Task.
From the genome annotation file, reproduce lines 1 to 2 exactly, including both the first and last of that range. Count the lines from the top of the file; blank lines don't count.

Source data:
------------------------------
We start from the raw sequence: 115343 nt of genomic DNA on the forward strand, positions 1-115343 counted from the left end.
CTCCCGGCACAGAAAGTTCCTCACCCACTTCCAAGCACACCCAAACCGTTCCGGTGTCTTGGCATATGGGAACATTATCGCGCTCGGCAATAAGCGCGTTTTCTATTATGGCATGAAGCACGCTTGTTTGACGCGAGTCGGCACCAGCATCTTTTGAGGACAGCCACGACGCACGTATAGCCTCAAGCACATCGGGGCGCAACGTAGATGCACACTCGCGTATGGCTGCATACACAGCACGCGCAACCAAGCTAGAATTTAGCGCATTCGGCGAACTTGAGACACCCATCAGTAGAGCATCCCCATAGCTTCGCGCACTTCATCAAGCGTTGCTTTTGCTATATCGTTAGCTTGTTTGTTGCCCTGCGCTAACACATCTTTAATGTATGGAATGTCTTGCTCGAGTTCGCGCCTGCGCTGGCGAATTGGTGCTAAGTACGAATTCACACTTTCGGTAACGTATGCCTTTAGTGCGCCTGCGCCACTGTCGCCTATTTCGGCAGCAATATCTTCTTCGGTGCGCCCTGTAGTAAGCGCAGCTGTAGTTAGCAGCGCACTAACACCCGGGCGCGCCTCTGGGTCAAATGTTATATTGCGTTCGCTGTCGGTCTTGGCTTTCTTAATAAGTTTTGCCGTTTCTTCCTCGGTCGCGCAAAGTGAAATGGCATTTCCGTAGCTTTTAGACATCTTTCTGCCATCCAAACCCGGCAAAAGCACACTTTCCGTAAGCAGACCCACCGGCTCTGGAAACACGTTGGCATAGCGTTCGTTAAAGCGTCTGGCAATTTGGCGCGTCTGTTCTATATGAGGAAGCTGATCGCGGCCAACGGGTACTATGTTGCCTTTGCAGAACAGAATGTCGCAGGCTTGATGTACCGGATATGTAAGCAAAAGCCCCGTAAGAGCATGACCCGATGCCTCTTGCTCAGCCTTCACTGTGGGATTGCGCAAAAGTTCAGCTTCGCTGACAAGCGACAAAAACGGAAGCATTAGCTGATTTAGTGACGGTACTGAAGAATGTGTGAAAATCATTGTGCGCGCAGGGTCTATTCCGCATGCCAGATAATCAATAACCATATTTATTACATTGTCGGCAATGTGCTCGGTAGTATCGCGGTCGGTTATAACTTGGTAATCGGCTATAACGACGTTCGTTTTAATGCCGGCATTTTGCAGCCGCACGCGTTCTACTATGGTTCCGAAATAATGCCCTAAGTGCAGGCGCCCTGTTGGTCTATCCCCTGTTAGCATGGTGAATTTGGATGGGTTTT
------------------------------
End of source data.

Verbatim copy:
We start from the raw sequence: 115343 nt of genomic DNA on the forward strand, positions 1-115343 counted from the left end.
CTCCCGGCACAGAAAGTTCCTCACCCACTTCCAAGCACACCCAAACCGTTCCGGTGTCTTGGCATATGGGAACATTATCGCGCTCGGCAATAAGCGCGTTTTCTATTATGGCATGAAGCACGCTTGTTTGACGCGAGTCGGCACCAGCATCTTTTGAGGACAGCCACGACGCACGTATAGCCTCAAGCACATCGGGGCGCAACGTAGATGCACACTCGCGTATGGCTGCATACACAGCACGCGCAACCAAGCTAGAATTTAGCGCATTCGGCGAACTTGAGACACCCATCAGTAGAGCATCCCCATAGCTTCGCGCACTTCATCAAGCGTTGCTTTTGCTATATCGTTAGCTTGTTTGTTGCCCTGCGCTAACACATCTTTAATGTATGGAATGTCTTGCTCGAGTTCGCGCCTGCGCTGGCGAATTGGTGCTAAGTACGAATTCACACTTTCGGTAACGTATGCCTTTAGTGCGCCTGCGCCACTGTCGCCTATTTCGGCAGCAATATCTTCTTCGGTGCGCCCTGTAGTAAGCGCAGCTGTAGTTAGCAGCGCACTAACACCCGGGCGCGCCTCTGGGTCAAATGTTATATTGCGTTCGCTGTCGGTCTTGGCTTTCTTAATAAGTTTTGCCGTTTCTTCCTCGGTCGCGCAAAGTGAAATGGCATTTCCGTAGCTTTTAGACATCTTTCTGCCATCCAAACCCGGCAAAAGCACACTTTCCGTAAGCAGACCCACCGGCTCTGGAAACACGTTGGCATAGCGTTCGTTAAAGCGTCTGGCAATTTGGCGCGTCTGTTCTATATGAGGAAGCTGATCGCGGCCAACGGGTACTATGTTGCCTTTGCAGAACAGAATGTCGCAGGCTTGATGTACCGGATATGTAAGCAAAAGCCCCGTAAGAGCATGACCCGATGCCTCTTGCTCAGCCTTCACTGTGGGATTGCGCAAAAGTTCAGCTTCGCTGACAAGCGACAAAAACGGAAGCATTAGCTGATTTAGTGACGGTACTGAAGAATGTGTGAAAATCATTGTGCGCGCAGGGTCTATTCCGCATGCCAGATAATCAATAACCATATTTATTACATTGTCGGCAATGTGCTCGGTAGTATCGCGGTCGGTTATAACTTGGTAATCGGCTATAACGACGTTCGTTTTAATGCCGGCATTTTGCAGCCGCACGCGTTCTACTATGGTTCCGAAATAATGCCCTAAGTGCAGGCGCCCTGTTGGTCTATCCCCTGTTAGCATGGTGAATTTGGATGGGTTTT